Quantcast
Connect with us

Voyage to see what’s on the bottom

Published

on

I am perplexed that as I scan the news, not more has been made of an amazing event that took place about three months ago. Amazing because of what happened– something never done before in human history.

Amazing because of who did it– a Hollywood film director, widely known, and in some quarters resented for, his blockbuster movies.

But what took place was real, and not a movie.

ADVERTISEMENT

And amazing, perhaps most amazing of all, is how in this supposed Information Age, so few people seem to care that it happened, or even have heard about it.

What gives?

What’s considered important in today’s media landscape?

Justin Beiber? Donald Trump?

Granted, it wasn’t on Dancing With the Stars, so it’s not that generally known to the American public. But still…

What happened was this:

James Cameron –yes, that James Cameron, got into a tiny, experimental submarine and descended to the very bottom of the deepest part of the ocean. No human being ever reached this part of the sea floor alive before. This type of expedition was last tried around 52 years ago, without anything like this measure of success.

Where submarine exploration is concerned, anything below 650 feet is considered “deep sea.”

ADVERTISEMENT

The record for the deepest recorded dive is 2,000 feet.

The greatest depth that light can penetrate is 3,280 feet. The Sperm Whale battles the Giant Squid no deeper than 3,770 feet. The Titanic rests on the ocean floor at about 12,000 feet.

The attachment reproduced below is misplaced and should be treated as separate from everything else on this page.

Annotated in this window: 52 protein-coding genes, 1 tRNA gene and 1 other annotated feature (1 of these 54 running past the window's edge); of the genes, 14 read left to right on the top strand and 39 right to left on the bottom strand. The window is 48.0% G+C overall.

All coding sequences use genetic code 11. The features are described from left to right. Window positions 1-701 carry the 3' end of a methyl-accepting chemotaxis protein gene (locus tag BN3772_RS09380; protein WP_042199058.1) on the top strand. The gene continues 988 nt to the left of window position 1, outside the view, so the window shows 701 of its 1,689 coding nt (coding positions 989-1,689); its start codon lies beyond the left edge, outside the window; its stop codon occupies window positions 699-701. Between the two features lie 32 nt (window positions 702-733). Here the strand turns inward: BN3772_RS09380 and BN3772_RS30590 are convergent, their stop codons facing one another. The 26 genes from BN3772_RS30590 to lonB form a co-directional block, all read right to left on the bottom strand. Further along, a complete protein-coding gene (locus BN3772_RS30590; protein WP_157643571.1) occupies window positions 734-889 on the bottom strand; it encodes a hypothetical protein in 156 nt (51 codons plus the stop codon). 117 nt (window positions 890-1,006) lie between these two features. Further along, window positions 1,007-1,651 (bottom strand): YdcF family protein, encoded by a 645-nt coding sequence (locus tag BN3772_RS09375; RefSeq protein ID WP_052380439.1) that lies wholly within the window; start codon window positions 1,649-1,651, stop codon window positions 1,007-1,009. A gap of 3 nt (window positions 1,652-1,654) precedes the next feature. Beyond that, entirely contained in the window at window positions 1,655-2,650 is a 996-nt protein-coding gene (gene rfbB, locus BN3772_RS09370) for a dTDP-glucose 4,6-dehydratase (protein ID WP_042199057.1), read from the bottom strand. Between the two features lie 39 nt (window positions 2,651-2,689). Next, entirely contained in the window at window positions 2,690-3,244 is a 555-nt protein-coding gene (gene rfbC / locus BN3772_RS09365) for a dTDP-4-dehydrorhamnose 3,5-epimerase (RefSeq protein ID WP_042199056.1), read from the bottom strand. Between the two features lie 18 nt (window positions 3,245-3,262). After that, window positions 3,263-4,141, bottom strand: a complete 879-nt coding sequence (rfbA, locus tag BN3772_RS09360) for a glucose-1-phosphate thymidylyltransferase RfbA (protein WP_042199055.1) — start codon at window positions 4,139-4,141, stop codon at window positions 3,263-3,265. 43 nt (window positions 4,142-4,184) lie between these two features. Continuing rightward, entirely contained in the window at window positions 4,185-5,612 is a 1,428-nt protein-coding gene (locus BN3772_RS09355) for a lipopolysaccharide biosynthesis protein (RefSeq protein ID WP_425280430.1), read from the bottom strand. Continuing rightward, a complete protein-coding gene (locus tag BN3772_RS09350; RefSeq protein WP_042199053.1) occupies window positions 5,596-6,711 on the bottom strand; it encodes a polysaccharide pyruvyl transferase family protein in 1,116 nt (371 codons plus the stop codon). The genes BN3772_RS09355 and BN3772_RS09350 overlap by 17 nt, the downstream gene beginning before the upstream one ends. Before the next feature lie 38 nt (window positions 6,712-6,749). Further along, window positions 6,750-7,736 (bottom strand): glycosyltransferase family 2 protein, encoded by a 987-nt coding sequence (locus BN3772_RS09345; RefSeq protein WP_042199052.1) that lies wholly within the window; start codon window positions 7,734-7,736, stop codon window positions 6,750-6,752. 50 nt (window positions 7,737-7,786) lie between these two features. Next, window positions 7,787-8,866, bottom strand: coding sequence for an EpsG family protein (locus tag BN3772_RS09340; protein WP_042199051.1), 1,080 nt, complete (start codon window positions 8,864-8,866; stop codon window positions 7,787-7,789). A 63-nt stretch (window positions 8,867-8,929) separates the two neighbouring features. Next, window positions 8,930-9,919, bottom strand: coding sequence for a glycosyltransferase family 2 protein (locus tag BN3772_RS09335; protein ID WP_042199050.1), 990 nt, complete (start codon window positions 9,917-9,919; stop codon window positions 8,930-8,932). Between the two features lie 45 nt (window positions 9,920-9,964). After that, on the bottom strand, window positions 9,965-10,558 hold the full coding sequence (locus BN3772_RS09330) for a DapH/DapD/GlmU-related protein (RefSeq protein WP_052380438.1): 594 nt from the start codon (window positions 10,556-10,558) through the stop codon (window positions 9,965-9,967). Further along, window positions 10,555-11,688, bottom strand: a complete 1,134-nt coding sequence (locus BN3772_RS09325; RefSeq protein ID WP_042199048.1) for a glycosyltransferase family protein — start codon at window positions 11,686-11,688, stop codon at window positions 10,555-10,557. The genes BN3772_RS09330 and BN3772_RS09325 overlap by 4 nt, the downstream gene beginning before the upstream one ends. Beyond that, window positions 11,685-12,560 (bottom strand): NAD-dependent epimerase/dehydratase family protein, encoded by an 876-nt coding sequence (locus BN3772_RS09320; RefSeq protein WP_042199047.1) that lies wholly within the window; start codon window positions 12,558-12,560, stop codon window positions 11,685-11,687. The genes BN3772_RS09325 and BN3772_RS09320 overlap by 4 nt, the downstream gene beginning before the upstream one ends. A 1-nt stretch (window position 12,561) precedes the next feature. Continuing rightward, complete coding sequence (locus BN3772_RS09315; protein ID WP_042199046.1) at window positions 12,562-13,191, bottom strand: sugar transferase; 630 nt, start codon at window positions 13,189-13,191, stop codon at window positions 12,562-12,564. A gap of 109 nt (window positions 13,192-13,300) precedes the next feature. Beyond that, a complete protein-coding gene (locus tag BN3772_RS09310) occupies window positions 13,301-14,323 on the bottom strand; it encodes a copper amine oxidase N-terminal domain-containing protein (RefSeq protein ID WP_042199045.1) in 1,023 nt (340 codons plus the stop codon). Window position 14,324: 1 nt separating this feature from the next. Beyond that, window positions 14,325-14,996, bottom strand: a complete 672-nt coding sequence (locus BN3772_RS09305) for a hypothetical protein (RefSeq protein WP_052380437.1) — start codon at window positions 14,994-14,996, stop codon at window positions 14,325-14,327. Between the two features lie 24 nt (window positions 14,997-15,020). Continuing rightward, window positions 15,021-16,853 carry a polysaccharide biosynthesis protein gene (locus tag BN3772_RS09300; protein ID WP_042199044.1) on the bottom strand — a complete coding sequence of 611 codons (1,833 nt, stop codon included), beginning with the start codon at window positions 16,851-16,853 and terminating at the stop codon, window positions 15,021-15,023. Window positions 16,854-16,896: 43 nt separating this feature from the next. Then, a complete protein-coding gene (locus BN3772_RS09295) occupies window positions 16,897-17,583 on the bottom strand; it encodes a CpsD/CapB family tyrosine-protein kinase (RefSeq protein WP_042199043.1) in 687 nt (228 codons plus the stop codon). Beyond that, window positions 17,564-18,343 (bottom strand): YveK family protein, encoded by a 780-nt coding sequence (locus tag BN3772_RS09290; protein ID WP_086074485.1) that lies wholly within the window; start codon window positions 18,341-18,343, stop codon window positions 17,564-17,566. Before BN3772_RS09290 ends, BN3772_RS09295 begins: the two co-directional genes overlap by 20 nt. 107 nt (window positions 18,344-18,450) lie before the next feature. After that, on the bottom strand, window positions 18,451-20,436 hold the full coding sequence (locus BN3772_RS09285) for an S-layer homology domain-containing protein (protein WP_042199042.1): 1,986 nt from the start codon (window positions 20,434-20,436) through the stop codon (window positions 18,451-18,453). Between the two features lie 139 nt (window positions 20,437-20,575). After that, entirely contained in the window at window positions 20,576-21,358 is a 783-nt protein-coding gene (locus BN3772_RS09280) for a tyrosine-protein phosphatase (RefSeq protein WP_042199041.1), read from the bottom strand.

In the Western Pacific, the Challenger Deep in the Mariana Trench goes down 11 kilometers, or 6.8 miles. 35,756 feet.

ADVERTISEMENT

The deepest spot on Earth, it’s distinguished by profound cold, complete absence of light– and enormous, crushing pressure.

When you fly on an airplane, you know how when you fly above the clouds and you look far, far down, and then, if there’s a gap in the cloud layer, you might catch sight of the ground, dimly seen far, far below that?

ADVERTISEMENT

The Mariana Trench is deeper than you are high at that moment.

If Mount Everest, Earth’s highest mountain, were at the bottom, there would still be a mile of water above its highest peak.

At the very bottom, the pressure exerted by the water column above is approximately 1099 times that at the surface, 6 tons on every square inch. Most bathyscapes or submarines, if they ventured there, would simply be crushed in an instant.

ADVERTISEMENT

So James Cameron traveled to the bottom. His special, anomalous submersible was not crushed, and he survived. He shot video– in 3-D! –of his searchlight passing over monumental cliff walls of rock.

Moreover, he did something else no one has ever managed to do before. With his specially designed and equipped ship he took a biological sample, and brought it back.

Now I know lots of people just don’t like Cameron. They didn’t like Avatar or his undersea movie The Abyss. They especially didn’t like his exuberant use of the phrase, “King of the World!” when he accepted his Academy Award for Titanic.